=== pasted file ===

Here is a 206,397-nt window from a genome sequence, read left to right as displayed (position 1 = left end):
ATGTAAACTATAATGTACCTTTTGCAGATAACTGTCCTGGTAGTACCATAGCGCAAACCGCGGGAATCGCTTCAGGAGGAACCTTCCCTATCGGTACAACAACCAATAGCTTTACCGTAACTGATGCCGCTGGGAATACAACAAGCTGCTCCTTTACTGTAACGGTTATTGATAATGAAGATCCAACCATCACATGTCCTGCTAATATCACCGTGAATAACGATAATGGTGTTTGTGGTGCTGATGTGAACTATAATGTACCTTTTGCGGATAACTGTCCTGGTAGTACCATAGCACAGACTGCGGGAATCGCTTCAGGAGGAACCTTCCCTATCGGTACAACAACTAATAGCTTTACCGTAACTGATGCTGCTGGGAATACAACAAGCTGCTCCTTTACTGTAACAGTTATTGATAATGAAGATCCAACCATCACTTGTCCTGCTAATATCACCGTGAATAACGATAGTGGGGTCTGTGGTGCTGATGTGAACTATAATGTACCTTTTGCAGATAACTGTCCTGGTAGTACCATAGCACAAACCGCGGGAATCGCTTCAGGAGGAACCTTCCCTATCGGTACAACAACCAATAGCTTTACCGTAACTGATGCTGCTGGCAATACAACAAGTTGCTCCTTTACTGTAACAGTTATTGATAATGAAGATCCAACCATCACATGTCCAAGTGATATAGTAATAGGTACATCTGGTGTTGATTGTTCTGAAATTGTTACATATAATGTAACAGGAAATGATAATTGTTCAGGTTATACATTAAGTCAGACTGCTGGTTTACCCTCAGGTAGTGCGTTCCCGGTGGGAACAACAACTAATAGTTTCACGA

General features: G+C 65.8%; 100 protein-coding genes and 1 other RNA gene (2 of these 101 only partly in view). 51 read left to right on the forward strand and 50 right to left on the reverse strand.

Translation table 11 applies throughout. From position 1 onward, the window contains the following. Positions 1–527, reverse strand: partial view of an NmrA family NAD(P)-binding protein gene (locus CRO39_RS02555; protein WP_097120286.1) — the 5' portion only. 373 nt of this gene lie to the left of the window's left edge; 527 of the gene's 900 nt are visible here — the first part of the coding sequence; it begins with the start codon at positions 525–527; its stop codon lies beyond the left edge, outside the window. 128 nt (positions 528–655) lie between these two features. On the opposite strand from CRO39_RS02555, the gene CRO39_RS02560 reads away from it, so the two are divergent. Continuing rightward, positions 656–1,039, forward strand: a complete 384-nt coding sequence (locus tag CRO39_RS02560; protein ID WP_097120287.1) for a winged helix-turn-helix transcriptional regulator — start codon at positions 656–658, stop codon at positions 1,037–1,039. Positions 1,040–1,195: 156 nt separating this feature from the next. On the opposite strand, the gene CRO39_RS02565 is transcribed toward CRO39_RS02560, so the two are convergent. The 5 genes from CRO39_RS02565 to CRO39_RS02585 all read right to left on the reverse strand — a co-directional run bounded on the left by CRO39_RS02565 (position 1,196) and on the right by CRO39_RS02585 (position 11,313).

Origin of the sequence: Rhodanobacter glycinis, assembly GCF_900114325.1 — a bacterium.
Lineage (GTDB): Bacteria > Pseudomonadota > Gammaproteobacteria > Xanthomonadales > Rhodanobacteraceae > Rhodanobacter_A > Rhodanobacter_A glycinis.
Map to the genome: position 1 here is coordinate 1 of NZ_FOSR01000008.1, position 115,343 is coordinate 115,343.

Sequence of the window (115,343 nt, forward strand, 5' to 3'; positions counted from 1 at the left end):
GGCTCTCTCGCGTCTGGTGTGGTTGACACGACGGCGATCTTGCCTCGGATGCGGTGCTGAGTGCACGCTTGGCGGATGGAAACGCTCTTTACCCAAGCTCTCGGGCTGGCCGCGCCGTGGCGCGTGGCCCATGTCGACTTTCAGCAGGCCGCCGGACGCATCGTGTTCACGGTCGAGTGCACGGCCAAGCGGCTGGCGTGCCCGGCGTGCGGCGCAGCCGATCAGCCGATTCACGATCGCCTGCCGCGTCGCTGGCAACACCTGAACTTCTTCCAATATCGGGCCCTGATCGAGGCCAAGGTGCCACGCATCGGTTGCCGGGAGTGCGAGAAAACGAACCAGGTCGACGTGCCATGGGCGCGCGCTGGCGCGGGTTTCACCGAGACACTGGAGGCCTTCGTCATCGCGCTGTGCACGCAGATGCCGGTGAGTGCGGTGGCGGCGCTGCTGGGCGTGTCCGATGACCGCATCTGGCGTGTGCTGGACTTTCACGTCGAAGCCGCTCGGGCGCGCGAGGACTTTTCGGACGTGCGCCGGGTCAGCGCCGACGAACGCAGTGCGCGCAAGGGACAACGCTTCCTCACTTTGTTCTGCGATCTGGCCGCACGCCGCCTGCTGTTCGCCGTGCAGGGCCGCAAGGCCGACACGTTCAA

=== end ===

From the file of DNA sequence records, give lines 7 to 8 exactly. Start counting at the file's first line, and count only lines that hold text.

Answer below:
Map to the genome: position 1 here is coordinate 1 of NZ_FOSR01000008.1, position 115,343 is coordinate 115,343.

Sequence of the window (115,343 nt, forward strand, 5' to 3'; positions counted from 1 at the left end):